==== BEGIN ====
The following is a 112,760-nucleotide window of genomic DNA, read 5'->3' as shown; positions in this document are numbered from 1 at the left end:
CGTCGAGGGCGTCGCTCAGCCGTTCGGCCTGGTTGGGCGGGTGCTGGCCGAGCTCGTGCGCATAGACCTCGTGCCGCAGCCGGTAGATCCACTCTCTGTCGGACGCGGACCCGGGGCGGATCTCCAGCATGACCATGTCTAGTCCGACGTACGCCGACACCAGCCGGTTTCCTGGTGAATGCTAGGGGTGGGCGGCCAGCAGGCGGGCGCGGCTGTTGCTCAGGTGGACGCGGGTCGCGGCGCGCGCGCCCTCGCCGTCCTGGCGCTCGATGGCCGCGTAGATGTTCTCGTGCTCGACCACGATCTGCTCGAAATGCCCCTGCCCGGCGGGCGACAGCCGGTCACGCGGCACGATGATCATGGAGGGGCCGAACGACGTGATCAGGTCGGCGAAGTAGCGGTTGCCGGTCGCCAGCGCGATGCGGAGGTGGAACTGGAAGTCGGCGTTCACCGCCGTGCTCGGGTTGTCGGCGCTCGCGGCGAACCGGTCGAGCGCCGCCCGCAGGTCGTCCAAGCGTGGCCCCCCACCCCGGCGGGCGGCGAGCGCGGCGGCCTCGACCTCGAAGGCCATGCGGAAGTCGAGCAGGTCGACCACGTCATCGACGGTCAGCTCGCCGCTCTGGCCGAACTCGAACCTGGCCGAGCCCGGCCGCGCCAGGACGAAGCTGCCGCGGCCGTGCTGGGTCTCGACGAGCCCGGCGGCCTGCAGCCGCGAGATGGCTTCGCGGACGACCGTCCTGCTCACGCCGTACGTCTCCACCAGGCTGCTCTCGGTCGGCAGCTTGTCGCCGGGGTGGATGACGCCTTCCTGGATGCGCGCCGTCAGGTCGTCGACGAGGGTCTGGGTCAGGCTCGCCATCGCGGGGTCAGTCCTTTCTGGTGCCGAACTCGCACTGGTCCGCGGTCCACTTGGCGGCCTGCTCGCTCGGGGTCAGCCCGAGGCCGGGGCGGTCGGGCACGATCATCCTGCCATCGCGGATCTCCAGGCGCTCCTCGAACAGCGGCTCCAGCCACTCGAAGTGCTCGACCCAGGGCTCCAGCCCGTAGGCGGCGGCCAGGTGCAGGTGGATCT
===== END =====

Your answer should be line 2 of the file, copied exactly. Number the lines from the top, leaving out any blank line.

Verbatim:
CGTCGAGGGCGTCGCTCAGCCGTTCGGCCTGGTTGGGCGGGTGCTGGCCGAGCTCGTGCGCATAGACCTCGTGCCGCAGCCGGTAGATCCACTCTCTGTCGGACGCGGACCCGGGGCGGATCTCCAGCATGACCATGTCTAGTCCGACGTACGCCGACACCAGCCGGTTTCCTGGTGAATGCTAGGGGTGGGCGGCCAGCAGGCGGGCGCGGCTGTTGCTCAGGTGGACGCGGGTCGCGGCGCGCGCGCCCTCGCCGTCCTGGCGCTCGATGGCCGCGTAGATGTTCTCGTGCTCGACCACGATCTGCTCGAAATGCCCCTGCCCGGCGGGCGACAGCCGGTCACGCGGCACGATGATCATGGAGGGGCCGAACGACGTGATCAGGTCGGCGAAGTAGCGGTTGCCGGTCGCCAGCGCGATGCGGAGGTGGAACTGGAAGTCGGCGTTCACCGCCGTGCTCGGGTTGTCGGCGCTCGCGGCGAACCGGTCGAGCGCCGCCCGCAGGTCGTCCAAGCGTGGCCCCCCACCCCGGCGGGCGGCGAGCGCGGCGGCCTCGACCTCGAAGGCCATGCGGAAGTCGAGCAGGTCGACCACGTCATCGACGGTCAGCTCGCCGCTCTGGCCGAACTCGAACCTGGCCGAGCCCGGCCGCGCCAGGACGAAGCTGCCGCGGCCGTGCTGGGTCTCGACGAGCCCGGCGGCCTGCAGCCGCGAGATGGCTTCGCGGACGACCGTCCTGCTCACGCCGTACGTCTCCACCAGGCTGCTCTCGGTCGGCAGCTTGTCGCCGGGGTGGATGACGCCTTCCTGGATGCGCGCCGTCAGGTCGTCGACGAGGGTCTGGGTCAGGCTCGCCATCGCGGGGTCAGTCCTTTCTGGTGCCGAACTCGCACTGGTCCGCGGTCCACTTGGCGGCCTGCTCGCTCGGGGTCAGCCCGAGGCCGGGGCGGTCGGGCACGATCATCCTGCCATCGCGGATCTCCAGGCGCTCCTCGAACAGCGGCTCCAGCCACTCGAAGTGCTCGACCCAGGGCTCCAGCCCGTAGGCGGCGGCCAGGTGCAGGTGGATCT